They enter gangbusters showing who’s in charge and after some roughhousing and securing the location, they reveal that they want the contents of a giant wall safe. For some reason Kyle is not about to open it despite their threats to harm and even kill his wife. Why won’t he open it? Your guess is as good as mine especially when later, after they manage to capture Avery when she returns home (there’s a minor side story at the party – which does come back later – with her being pressured to have sex), he still refuses to open it. Well, after some big time physical harm, he finally does to reveal… the safe is empty. Kyle reveals to the wannabe, and often moronic, thieves as well as his wife that the diamond business has not been so good and that the family’s entire fortune is in the large modern house and the mortgage; basically the family is broke. Of course, that’s not the entire story for both Kyle and his family but for the thieves as well because for one of them, it might not be about the money.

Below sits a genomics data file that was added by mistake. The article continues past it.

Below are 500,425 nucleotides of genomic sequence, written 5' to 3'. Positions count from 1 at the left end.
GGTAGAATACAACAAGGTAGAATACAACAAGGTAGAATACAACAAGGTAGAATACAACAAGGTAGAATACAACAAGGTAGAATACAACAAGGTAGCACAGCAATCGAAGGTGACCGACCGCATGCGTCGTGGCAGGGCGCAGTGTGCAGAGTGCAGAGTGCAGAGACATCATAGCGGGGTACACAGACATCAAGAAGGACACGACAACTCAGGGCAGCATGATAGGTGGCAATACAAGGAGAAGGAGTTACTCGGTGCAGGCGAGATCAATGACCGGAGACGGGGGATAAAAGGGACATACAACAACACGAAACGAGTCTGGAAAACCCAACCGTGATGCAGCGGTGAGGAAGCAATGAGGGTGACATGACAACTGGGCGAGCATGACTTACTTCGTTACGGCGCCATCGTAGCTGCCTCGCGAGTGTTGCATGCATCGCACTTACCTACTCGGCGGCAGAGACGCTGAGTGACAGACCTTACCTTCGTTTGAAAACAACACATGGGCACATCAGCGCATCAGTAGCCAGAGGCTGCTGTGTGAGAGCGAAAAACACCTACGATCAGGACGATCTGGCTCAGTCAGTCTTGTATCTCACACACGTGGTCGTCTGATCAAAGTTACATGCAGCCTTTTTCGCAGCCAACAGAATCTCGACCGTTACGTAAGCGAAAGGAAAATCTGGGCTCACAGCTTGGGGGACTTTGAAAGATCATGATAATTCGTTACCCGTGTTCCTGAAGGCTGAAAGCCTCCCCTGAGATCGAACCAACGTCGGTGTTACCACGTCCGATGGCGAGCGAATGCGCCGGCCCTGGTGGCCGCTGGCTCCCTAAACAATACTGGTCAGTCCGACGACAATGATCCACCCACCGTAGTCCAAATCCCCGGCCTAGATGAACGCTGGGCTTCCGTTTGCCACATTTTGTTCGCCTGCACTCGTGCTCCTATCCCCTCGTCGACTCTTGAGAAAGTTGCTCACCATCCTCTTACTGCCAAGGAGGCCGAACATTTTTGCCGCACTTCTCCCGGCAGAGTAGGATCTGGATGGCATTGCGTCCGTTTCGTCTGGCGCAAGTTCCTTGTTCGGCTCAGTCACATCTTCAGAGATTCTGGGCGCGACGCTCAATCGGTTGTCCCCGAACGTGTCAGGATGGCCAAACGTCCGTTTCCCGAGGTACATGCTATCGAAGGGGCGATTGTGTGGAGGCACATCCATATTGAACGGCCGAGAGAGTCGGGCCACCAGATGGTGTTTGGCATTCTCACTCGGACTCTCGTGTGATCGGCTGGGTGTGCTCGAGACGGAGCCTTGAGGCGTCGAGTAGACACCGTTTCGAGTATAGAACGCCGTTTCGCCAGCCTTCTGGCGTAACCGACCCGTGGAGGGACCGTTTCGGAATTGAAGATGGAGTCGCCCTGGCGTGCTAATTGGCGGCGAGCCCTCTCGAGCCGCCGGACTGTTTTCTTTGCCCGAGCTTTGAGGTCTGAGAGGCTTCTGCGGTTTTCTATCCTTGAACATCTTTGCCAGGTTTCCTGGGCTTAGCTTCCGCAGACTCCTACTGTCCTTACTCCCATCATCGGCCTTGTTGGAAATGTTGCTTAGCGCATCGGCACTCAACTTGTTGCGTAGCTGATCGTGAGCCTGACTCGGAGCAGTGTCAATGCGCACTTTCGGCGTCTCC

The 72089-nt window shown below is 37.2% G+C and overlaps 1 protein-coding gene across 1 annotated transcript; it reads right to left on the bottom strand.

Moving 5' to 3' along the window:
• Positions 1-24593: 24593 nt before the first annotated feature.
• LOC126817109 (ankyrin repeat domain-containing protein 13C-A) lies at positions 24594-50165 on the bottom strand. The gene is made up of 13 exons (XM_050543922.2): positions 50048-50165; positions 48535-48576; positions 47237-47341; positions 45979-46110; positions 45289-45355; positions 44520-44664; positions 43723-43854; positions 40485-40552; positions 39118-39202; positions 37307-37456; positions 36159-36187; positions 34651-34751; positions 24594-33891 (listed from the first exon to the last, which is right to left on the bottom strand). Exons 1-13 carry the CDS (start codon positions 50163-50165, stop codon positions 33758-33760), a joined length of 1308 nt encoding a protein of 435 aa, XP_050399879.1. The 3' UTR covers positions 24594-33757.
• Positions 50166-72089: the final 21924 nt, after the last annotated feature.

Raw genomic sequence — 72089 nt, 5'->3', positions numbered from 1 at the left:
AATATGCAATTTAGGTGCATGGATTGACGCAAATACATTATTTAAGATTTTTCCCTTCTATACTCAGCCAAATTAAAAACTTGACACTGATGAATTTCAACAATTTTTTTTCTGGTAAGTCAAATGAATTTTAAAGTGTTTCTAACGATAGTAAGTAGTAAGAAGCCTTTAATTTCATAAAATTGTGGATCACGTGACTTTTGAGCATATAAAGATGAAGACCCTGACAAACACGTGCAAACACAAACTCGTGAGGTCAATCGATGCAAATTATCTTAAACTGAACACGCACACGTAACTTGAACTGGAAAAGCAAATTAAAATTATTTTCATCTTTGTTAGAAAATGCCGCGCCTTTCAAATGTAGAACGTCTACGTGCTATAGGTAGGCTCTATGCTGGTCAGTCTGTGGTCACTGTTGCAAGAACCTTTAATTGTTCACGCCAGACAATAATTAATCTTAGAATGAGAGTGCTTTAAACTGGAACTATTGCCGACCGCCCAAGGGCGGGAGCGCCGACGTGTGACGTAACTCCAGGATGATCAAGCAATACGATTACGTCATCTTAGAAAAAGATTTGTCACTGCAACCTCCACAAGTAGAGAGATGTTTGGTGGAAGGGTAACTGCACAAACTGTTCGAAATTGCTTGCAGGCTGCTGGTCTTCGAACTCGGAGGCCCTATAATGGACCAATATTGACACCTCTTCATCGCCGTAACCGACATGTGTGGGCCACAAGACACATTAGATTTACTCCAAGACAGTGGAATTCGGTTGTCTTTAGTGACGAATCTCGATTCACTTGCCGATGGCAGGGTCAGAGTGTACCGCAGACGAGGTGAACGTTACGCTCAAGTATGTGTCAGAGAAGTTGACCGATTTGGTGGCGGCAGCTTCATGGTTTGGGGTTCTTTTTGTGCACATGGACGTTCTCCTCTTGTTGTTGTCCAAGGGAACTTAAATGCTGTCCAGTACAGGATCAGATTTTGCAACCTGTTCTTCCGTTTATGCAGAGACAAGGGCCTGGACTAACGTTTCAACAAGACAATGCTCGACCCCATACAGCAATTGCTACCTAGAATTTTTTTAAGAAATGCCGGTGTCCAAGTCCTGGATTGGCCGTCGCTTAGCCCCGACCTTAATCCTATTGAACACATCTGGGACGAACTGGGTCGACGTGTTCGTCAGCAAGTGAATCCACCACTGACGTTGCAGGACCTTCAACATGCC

Trespass is an exercise in inane storytelling and over-the-top acting. In the terms of the latter, as the film wore on, I was becoming impressed with Cage’s subdued performance thinking his inner Ghost Rider/The Wicker Man won’t make an appearance. Sadly, I spoke too soon because there was a point in the film where he finally goes off, verbally, on the thieves; it’s not quite as bad as his other performances, but it got darn close.